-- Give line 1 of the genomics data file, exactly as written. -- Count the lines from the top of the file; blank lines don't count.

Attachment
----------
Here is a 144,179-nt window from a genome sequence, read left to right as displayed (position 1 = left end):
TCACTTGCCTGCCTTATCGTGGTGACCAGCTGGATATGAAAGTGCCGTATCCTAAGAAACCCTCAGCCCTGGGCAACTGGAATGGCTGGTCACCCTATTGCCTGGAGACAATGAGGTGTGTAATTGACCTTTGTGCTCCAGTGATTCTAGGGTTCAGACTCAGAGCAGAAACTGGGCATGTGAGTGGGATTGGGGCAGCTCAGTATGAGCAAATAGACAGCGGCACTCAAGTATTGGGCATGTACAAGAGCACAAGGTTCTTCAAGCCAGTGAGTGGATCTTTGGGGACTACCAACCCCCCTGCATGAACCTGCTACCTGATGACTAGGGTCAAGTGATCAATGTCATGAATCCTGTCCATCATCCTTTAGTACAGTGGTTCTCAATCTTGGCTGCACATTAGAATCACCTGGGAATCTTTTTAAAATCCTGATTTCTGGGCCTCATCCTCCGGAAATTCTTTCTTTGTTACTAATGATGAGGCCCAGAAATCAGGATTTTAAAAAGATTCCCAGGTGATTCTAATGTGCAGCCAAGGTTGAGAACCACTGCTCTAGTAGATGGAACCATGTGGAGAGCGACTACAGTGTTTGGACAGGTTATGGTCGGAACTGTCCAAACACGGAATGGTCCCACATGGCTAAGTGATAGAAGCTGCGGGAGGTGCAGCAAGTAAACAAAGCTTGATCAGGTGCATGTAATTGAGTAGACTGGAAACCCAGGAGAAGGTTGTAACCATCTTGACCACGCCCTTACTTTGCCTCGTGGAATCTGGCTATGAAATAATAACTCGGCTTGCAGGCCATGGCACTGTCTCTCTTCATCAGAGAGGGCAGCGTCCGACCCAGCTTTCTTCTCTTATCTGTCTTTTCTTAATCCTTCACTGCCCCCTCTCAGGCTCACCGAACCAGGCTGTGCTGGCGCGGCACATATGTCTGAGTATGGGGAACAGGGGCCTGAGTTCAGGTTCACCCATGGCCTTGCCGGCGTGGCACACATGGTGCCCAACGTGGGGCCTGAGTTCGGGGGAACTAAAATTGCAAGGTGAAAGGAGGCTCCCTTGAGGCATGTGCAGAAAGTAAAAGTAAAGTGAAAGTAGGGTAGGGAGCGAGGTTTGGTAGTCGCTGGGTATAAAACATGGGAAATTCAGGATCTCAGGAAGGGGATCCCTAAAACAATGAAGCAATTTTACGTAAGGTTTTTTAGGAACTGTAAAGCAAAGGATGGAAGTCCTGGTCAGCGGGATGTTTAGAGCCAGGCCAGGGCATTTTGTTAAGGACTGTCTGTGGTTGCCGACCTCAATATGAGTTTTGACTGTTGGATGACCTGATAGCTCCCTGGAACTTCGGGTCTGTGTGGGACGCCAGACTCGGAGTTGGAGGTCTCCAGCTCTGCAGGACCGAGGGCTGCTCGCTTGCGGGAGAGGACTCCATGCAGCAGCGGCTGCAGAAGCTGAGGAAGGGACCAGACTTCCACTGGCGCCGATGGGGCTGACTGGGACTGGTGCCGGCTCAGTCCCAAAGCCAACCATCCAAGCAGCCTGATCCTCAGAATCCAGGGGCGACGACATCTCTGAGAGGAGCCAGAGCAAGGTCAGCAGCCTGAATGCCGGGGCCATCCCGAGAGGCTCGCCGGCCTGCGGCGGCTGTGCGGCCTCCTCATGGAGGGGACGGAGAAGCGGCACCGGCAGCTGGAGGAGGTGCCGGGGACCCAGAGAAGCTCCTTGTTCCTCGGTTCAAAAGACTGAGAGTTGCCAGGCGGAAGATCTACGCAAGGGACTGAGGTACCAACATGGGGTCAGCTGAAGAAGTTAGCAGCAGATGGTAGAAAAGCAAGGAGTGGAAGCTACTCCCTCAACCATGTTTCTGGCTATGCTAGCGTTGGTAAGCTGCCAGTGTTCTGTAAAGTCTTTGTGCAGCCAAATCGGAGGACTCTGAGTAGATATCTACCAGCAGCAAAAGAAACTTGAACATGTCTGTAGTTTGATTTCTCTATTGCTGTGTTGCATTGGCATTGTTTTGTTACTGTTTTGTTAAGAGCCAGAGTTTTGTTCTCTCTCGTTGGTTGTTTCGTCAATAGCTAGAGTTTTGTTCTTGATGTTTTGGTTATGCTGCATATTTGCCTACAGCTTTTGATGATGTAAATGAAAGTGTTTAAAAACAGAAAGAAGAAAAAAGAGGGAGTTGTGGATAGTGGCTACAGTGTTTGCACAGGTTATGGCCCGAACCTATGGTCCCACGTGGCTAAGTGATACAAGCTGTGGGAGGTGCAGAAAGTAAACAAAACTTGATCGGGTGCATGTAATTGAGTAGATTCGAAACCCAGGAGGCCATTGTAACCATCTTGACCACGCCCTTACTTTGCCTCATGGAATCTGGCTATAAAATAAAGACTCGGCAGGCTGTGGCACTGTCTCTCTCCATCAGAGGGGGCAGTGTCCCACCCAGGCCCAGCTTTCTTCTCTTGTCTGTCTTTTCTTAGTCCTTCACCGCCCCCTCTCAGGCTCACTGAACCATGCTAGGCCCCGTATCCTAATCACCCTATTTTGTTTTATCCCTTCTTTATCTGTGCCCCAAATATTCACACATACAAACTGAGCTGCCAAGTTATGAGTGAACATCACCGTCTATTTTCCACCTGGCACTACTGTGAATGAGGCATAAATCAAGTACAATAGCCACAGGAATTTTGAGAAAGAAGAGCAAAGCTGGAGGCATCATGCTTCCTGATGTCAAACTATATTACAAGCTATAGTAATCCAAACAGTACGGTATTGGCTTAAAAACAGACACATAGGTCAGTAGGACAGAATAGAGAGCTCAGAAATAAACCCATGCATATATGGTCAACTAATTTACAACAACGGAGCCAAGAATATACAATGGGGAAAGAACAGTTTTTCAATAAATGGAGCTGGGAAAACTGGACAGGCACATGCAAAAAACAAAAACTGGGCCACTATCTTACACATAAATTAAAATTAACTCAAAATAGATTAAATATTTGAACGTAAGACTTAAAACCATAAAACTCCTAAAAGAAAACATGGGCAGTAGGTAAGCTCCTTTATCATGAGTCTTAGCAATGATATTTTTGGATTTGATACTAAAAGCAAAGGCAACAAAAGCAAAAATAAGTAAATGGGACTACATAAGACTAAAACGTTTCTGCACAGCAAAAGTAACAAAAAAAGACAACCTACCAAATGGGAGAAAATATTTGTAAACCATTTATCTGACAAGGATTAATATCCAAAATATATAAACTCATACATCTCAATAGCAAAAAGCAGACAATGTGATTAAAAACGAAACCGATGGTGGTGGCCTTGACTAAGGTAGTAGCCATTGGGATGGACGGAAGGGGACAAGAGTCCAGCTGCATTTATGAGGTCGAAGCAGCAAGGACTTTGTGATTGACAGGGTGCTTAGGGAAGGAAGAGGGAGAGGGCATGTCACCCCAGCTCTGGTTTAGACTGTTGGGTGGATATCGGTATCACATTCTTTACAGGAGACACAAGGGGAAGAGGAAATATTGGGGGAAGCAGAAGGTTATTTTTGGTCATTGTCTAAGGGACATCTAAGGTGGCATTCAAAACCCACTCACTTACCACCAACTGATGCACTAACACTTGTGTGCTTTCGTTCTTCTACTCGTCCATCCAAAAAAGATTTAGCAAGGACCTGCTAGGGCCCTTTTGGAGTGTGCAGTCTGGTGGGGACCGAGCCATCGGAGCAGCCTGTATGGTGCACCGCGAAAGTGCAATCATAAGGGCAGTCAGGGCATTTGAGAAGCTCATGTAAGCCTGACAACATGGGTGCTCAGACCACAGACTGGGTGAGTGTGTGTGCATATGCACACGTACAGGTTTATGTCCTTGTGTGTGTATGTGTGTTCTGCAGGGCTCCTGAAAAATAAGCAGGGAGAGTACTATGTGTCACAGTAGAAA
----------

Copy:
Here is a 144,179-nt window from a genome sequence, read left to right as displayed (position 1 = left end):